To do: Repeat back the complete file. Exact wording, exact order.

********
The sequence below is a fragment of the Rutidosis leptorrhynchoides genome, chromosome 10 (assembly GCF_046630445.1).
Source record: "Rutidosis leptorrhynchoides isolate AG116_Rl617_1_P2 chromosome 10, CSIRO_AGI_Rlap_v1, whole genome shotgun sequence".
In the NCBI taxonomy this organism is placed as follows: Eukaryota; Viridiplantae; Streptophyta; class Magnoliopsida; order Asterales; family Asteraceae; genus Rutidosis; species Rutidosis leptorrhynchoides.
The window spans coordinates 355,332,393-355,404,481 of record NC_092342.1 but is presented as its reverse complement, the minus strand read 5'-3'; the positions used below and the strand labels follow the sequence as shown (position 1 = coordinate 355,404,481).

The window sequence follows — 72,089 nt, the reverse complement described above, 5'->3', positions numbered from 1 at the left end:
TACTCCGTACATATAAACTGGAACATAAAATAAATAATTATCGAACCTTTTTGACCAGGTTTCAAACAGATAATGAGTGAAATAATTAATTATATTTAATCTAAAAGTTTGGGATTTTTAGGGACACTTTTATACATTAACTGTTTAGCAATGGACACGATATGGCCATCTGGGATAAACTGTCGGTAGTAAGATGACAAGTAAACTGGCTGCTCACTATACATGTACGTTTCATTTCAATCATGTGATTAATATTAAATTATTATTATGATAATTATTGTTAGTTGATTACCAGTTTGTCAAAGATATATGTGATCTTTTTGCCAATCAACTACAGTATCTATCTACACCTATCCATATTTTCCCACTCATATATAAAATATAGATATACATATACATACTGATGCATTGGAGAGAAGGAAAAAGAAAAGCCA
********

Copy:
The sequence below is a fragment of the Rutidosis leptorrhynchoides genome, chromosome 10 (assembly GCF_046630445.1).
Source record: "Rutidosis leptorrhynchoides isolate AG116_Rl617_1_P2 chromosome 10, CSIRO_AGI_Rlap_v1, whole genome shotgun sequence".
In the NCBI taxonomy this organism is placed as follows: Eukaryota; Viridiplantae; Streptophyta; class Magnoliopsida; order Asterales; family Asteraceae; genus Rutidosis; species Rutidosis leptorrhynchoides.
The window spans coordinates 355,332,393-355,404,481 of record NC_092342.1 but is presented as its reverse complement, the minus strand read 5'-3'; the positions used below and the strand labels follow the sequence as shown (position 1 = coordinate 355,404,481).

The window sequence follows — 72,089 nt, the reverse complement described above, 5'->3', positions numbered from 1 at the left end:
TACTCCGTACATATAAACTGGAACATAAAATAAATAATTATCGAACCTTTTTGACCAGGTTTCAAACAGATAATGAGTGAAATAATTAATTATATTTAATCTAAAAGTTTGGGATTTTTAGGGACACTTTTATACATTAACTGTTTAGCAATGGACACGATATGGCCATCTGGGATAAACTGTCGGTAGTAAGATGACAAGTAAACTGGCTGCTCACTATACATGTACGTTTCATTTCAATCATGTGATTAATATTAAATTATTATTATGATAATTATTGTTAGTTGATTACCAGTTTGTCAAAGATATATGTGATCTTTTTGCCAATCAACTACAGTATCTATCTACACCTATCCATATTTTCCCACTCATATATAAAATATAGATATACATATACATACTGATGCATTGGAGAGAAGGAAAAAGAAAAGCCA